Governor Andrew Bailey was pretty explicit about the rising path for the Bank of England’s policy rate. Traders have already priced this in, with a steep track through next year, but they may have to reassess when the economic fallout from simultaneous tightening on the monetary and fiscal fronts become clear.
Traders are betting that the bank will start raising rates in the final months of 2021, and that the benchmark will reach 1% by end-2022. And there’s no misreading Bailey’s words when he said the central bank will “have to act” to curb inflation. Yet this comes just as fiscal drawstrings are tightened too. Chancellor of the Exchequer Rishi Sunak is on course to raise taxes and cut spending to control the budget deficit.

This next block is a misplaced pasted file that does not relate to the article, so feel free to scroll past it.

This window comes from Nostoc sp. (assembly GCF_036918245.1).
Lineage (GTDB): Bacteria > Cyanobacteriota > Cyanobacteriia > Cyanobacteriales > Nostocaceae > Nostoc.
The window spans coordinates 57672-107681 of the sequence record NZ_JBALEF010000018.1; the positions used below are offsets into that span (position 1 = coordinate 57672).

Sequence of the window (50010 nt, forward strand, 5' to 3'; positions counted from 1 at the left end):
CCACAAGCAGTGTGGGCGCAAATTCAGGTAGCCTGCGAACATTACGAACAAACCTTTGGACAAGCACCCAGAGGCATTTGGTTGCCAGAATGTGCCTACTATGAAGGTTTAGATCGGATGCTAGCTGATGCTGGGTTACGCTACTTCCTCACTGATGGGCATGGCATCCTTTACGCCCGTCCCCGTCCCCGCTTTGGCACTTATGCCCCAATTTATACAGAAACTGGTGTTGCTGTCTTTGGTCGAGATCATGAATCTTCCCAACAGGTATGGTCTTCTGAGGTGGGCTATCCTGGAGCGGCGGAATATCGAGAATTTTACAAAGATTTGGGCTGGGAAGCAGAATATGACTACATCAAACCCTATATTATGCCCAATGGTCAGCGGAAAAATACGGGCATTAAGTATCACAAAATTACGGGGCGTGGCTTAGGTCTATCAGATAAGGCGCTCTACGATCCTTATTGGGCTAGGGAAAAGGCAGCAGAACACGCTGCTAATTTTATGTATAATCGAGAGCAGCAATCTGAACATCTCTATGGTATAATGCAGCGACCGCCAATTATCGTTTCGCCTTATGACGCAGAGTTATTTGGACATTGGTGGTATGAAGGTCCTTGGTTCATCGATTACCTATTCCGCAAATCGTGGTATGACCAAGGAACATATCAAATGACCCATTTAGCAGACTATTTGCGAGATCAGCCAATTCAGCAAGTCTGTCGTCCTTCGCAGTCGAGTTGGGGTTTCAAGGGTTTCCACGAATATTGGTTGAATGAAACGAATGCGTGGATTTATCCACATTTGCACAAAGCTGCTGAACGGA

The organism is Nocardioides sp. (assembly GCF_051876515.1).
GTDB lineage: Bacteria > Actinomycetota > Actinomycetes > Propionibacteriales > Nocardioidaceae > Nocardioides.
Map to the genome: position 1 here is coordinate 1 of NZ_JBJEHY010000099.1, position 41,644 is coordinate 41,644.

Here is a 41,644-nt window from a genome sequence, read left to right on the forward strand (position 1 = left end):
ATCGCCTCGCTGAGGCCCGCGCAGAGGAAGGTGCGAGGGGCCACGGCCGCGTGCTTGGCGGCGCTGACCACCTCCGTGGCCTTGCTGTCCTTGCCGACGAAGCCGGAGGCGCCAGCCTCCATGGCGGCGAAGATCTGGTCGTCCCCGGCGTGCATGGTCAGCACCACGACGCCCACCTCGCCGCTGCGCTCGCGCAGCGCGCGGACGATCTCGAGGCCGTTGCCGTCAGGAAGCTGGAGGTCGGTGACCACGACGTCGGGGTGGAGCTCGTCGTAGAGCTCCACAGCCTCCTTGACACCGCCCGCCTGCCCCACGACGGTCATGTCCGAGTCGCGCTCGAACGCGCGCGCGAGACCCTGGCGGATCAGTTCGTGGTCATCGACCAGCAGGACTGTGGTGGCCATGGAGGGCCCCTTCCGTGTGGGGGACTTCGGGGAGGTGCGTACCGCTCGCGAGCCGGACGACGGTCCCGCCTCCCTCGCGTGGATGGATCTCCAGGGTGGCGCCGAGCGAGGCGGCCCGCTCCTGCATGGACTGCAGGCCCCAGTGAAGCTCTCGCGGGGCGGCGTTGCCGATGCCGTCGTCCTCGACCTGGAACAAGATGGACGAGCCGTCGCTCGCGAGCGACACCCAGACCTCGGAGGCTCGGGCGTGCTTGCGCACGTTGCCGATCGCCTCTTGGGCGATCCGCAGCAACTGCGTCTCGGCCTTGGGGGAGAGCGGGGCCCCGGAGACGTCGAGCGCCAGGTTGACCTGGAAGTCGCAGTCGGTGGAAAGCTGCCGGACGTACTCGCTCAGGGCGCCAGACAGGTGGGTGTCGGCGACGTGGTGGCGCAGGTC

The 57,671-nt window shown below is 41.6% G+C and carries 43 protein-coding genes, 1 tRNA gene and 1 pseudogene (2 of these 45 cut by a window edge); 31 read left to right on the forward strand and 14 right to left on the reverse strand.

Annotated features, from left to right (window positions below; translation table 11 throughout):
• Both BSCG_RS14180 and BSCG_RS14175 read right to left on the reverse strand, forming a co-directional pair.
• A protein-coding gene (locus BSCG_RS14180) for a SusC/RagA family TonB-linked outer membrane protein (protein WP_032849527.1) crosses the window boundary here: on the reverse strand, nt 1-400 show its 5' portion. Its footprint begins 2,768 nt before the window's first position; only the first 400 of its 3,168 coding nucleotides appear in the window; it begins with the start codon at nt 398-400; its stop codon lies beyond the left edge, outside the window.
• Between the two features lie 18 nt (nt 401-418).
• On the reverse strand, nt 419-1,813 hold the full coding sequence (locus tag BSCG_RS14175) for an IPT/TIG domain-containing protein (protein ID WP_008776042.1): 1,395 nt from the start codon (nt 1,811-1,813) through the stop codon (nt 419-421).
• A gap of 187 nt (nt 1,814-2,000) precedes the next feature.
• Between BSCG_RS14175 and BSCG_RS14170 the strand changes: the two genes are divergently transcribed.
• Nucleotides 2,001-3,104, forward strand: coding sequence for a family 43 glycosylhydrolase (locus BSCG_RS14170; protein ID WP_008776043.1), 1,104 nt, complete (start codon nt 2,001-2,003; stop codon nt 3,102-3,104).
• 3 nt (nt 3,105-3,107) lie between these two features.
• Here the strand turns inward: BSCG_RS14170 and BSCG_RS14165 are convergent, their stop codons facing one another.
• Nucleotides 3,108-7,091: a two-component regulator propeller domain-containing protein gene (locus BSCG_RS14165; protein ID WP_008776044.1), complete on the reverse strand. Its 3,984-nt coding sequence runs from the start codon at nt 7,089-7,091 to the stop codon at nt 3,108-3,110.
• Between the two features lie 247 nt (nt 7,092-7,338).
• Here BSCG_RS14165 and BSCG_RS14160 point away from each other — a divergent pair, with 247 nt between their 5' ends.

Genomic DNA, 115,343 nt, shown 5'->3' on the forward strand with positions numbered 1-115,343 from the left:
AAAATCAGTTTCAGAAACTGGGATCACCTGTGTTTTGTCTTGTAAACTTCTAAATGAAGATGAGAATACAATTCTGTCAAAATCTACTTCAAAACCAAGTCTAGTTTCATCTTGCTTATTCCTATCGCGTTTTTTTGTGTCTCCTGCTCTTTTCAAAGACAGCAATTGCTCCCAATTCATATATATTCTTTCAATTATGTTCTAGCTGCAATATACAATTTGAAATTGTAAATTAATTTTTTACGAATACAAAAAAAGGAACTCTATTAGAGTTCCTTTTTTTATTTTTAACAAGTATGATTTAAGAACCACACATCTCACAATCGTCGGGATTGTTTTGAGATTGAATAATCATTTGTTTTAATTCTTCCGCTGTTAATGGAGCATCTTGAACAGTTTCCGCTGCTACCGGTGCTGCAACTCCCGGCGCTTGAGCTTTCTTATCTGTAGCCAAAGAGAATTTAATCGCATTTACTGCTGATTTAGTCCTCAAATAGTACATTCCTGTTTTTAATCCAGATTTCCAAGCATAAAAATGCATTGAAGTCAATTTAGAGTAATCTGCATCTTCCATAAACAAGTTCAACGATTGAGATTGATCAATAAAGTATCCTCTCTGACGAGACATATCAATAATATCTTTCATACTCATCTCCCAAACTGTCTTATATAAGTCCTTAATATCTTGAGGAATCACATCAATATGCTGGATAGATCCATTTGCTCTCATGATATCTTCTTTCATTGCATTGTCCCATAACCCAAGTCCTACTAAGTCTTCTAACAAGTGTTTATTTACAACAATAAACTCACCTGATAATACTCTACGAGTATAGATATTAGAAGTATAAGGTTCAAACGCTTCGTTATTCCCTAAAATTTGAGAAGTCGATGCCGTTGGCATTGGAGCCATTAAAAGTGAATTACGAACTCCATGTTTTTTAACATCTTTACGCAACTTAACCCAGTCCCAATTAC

That’s a double whammy the economy can ill afford. Already, figures released this month showed the economy grew less than expected in August following an unexpected drop in output the previous month.
It’s also doubtful that the supply-chain and commodity-price inflation that the economy is experiencing will be influenced by monetary policy. Natural-gas storage levels won’t be affected by U.K. interest rates -- unless it leads to a substantial amount of demand destruction. And that’s not something Bailey wants to see.
- This was a post on Bloomberg’s Markets Live blog. The observations are those of the blogger and not intended as investment advice. For more markets analysis, go to MLIV.
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